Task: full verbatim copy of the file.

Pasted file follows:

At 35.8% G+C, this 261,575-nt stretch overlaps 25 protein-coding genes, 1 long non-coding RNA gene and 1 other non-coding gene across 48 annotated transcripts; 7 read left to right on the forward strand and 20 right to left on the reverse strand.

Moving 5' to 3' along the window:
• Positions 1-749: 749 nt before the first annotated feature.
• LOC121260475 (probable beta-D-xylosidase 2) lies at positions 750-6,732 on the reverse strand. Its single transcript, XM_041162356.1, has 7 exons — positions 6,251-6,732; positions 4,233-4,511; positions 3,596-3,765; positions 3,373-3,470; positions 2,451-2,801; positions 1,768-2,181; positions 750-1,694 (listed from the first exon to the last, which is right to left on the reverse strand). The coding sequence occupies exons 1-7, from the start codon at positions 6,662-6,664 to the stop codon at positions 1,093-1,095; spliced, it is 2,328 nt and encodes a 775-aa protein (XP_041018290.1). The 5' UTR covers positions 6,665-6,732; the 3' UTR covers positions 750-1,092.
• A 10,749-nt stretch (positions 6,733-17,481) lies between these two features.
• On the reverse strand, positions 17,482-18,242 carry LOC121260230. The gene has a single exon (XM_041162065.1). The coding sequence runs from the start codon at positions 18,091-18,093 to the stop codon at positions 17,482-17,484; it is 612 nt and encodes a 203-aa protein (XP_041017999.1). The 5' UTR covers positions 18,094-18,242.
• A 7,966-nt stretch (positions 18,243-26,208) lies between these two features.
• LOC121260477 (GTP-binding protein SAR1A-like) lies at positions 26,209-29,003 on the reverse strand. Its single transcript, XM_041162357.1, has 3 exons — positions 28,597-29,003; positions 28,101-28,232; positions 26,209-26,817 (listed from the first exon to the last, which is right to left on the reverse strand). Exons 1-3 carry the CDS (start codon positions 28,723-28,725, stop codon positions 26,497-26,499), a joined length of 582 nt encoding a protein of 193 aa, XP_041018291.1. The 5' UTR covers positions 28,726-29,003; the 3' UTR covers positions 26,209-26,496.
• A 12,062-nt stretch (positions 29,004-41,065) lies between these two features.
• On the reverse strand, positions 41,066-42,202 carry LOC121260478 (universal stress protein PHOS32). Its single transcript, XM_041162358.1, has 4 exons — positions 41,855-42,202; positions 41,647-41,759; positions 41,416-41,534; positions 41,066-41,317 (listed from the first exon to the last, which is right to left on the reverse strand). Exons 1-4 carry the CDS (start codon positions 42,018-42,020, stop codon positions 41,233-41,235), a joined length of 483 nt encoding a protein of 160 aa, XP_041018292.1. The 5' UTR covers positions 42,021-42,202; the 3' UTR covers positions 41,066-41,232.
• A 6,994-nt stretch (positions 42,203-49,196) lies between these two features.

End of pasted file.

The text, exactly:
At 35.8% G+C, this 261,575-nt stretch overlaps 25 protein-coding genes, 1 long non-coding RNA gene and 1 other non-coding gene across 48 annotated transcripts; 7 read left to right on the forward strand and 20 right to left on the reverse strand.

Moving 5' to 3' along the window:
• Positions 1-749: 749 nt before the first annotated feature.
• LOC121260475 (probable beta-D-xylosidase 2) lies at positions 750-6,732 on the reverse strand. Its single transcript, XM_041162356.1, has 7 exons — positions 6,251-6,732; positions 4,233-4,511; positions 3,596-3,765; positions 3,373-3,470; positions 2,451-2,801; positions 1,768-2,181; positions 750-1,694 (listed from the first exon to the last, which is right to left on the reverse strand). The coding sequence occupies exons 1-7, from the start codon at positions 6,662-6,664 to the stop codon at positions 1,093-1,095; spliced, it is 2,328 nt and encodes a 775-aa protein (XP_041018290.1). The 5' UTR covers positions 6,665-6,732; the 3' UTR covers positions 750-1,092.
• A 10,749-nt stretch (positions 6,733-17,481) lies between these two features.
• On the reverse strand, positions 17,482-18,242 carry LOC121260230. The gene has a single exon (XM_041162065.1). The coding sequence runs from the start codon at positions 18,091-18,093 to the stop codon at positions 17,482-17,484; it is 612 nt and encodes a 203-aa protein (XP_041017999.1). The 5' UTR covers positions 18,094-18,242.
• A 7,966-nt stretch (positions 18,243-26,208) lies between these two features.
• LOC121260477 (GTP-binding protein SAR1A-like) lies at positions 26,209-29,003 on the reverse strand. Its single transcript, XM_041162357.1, has 3 exons — positions 28,597-29,003; positions 28,101-28,232; positions 26,209-26,817 (listed from the first exon to the last, which is right to left on the reverse strand). Exons 1-3 carry the CDS (start codon positions 28,723-28,725, stop codon positions 26,497-26,499), a joined length of 582 nt encoding a protein of 193 aa, XP_041018291.1. The 5' UTR covers positions 28,726-29,003; the 3' UTR covers positions 26,209-26,496.
• A 12,062-nt stretch (positions 29,004-41,065) lies between these two features.
• On the reverse strand, positions 41,066-42,202 carry LOC121260478 (universal stress protein PHOS32). Its single transcript, XM_041162358.1, has 4 exons — positions 41,855-42,202; positions 41,647-41,759; positions 41,416-41,534; positions 41,066-41,317 (listed from the first exon to the last, which is right to left on the reverse strand). Exons 1-4 carry the CDS (start codon positions 42,018-42,020, stop codon positions 41,233-41,235), a joined length of 483 nt encoding a protein of 160 aa, XP_041018292.1. The 5' UTR covers positions 42,021-42,202; the 3' UTR covers positions 41,066-41,232.
• A 6,994-nt stretch (positions 42,203-49,196) lies between these two features.